7 Facts You Didn’t Know About Gladesville, NSW
Gladesville Has Had Residents for Thousands of Years
The first Europeans to the region came to New South Wales in 1788. Upon setting foot on the land, the settlers realized they were not alone. Experts estimate the continent was home to 750,000 Aboriginal people.
Gladesville, NSW has been home to several different Aboriginal clans from the Anewan to the Yuin. These groups lived primarily along the harbour and harvested food from the bush. Aboriginal families were known to be self-sufficient as they move across the region depending on the season.
The Suburb Takes Its Name from John Glade
John Glade (1771-1848) was one of the first convicts transported from Great Britain to Australia. He arrived on the island in 1796 after stealing a copper tea kettle and copper saucepan and sentenced to seven years of transportation. Glade later became a prominent property owner. After his death, W. Billyard purchased his land and after dividing it, renamed the area Gladesville.
The World-Record Holding Gladesville Bridge
On October 2nd, 1964, construction workers finished the Gladesville Bridge. The structure is the largest single-span concrete arch bridge in the world. Along with the Fig Tree and Tarban Creek bridges, engineers originally designed these paths to form an expressway between Sydney and Newcastle.
There Are Films About the Gladesville Bridge
The Gladesville Bridge was a historic achievement. In addition to its world-record length, it was also one of the first bridges to utilize computers during the design process. During and since its construction, the Gladesville Bridge has had four documentary films. It also received the Royal Australian Institute of Architects award for civic design in 1965.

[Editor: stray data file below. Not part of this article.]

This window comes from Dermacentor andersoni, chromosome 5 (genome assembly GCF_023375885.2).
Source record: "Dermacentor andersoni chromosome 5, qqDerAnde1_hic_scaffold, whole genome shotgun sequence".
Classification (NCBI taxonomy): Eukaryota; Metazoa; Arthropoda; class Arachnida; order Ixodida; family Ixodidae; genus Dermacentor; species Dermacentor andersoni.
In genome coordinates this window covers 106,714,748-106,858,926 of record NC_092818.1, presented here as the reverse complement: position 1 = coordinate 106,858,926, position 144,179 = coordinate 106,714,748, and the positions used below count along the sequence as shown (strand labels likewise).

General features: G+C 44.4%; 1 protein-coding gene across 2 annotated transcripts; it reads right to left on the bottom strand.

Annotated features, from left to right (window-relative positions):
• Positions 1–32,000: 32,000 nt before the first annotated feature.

The Gladesville Mental Hospital Was the First of Its Kind
The Gladesville Mental Hospital, formerly known as the Tarban Creek Lunatic Asylum, opened in 1838. The building was the first mental asylum specifically made to house patients dealing with emotional or psychological problems. The facility’s first supervisor, John Thomas Digby, sought to improve patient care for the mentally ill.
Gladesville Was Home to Banjo Paterson
Banjo Paterson (1864-1941) was an Australian bush poet who wrote epics such as “Clancy of the Overflow” and “The Man from Snowy River.” His most iconic work, though, is “Waltzing Matilda,” which most people consider the unofficial national anthem of Australia. Paterson stayed in a cottage in the 1870s and 1880s and has a public park named in his honour.
Gladesville Is Diverse
Australia is home to rich ethnic diversity, and Gladesville is no exception. According to the 2016 Australian census, the majority of people (64.9 per cent) are native Australians. Other prominent groups include the Chinese (3.9 per cent), the British (3.2 per cent), Italians (2.2 per cent), New Zealanders (1.8 per cent) and Indians (1.1 per cent).
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